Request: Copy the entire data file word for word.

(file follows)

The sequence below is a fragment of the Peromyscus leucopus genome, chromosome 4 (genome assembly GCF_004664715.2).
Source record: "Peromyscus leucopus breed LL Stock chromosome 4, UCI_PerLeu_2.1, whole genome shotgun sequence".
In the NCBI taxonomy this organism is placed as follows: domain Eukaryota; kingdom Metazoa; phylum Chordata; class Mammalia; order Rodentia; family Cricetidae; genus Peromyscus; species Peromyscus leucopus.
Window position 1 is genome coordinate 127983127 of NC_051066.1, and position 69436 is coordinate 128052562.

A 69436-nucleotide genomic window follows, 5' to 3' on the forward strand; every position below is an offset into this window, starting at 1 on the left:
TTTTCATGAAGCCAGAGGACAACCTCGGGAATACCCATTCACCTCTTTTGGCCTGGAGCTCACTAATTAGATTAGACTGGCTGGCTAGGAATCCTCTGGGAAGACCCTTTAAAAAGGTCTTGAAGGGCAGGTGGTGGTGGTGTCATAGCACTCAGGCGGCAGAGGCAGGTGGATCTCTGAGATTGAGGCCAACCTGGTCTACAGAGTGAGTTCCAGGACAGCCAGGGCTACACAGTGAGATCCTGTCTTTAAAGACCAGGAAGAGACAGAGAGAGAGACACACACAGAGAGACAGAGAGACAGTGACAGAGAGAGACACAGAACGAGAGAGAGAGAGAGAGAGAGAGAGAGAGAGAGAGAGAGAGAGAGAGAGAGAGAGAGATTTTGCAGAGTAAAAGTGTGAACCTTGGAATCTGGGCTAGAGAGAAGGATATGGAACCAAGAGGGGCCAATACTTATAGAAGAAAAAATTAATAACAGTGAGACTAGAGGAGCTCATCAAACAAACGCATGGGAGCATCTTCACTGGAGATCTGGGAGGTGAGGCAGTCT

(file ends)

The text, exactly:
The sequence below is a fragment of the Peromyscus leucopus genome, chromosome 4 (genome assembly GCF_004664715.2).
Source record: "Peromyscus leucopus breed LL Stock chromosome 4, UCI_PerLeu_2.1, whole genome shotgun sequence".
In the NCBI taxonomy this organism is placed as follows: domain Eukaryota; kingdom Metazoa; phylum Chordata; class Mammalia; order Rodentia; family Cricetidae; genus Peromyscus; species Peromyscus leucopus.
Window position 1 is genome coordinate 127983127 of NC_051066.1, and position 69436 is coordinate 128052562.

A 69436-nucleotide genomic window follows, 5' to 3' on the forward strand; every position below is an offset into this window, starting at 1 on the left:
TTTTCATGAAGCCAGAGGACAACCTCGGGAATACCCATTCACCTCTTTTGGCCTGGAGCTCACTAATTAGATTAGACTGGCTGGCTAGGAATCCTCTGGGAAGACCCTTTAAAAAGGTCTTGAAGGGCAGGTGGTGGTGGTGTCATAGCACTCAGGCGGCAGAGGCAGGTGGATCTCTGAGATTGAGGCCAACCTGGTCTACAGAGTGAGTTCCAGGACAGCCAGGGCTACACAGTGAGATCCTGTCTTTAAAGACCAGGAAGAGACAGAGAGAGAGACACACACAGAGAGACAGAGAGACAGTGACAGAGAGAGACACAGAACGAGAGAGAGAGAGAGAGAGAGAGAGAGAGAGAGAGAGAGAGAGAGAGAGAGAGAGAGATTTTGCAGAGTAAAAGTGTGAACCTTGGAATCTGGGCTAGAGAGAAGGATATGGAACCAAGAGGGGCCAATACTTATAGAAGAAAAAATTAATAACAGTGAGACTAGAGGAGCTCATCAAACAAACGCATGGGAGCATCTTCACTGGAGATCTGGGAGGTGAGGCAGTCT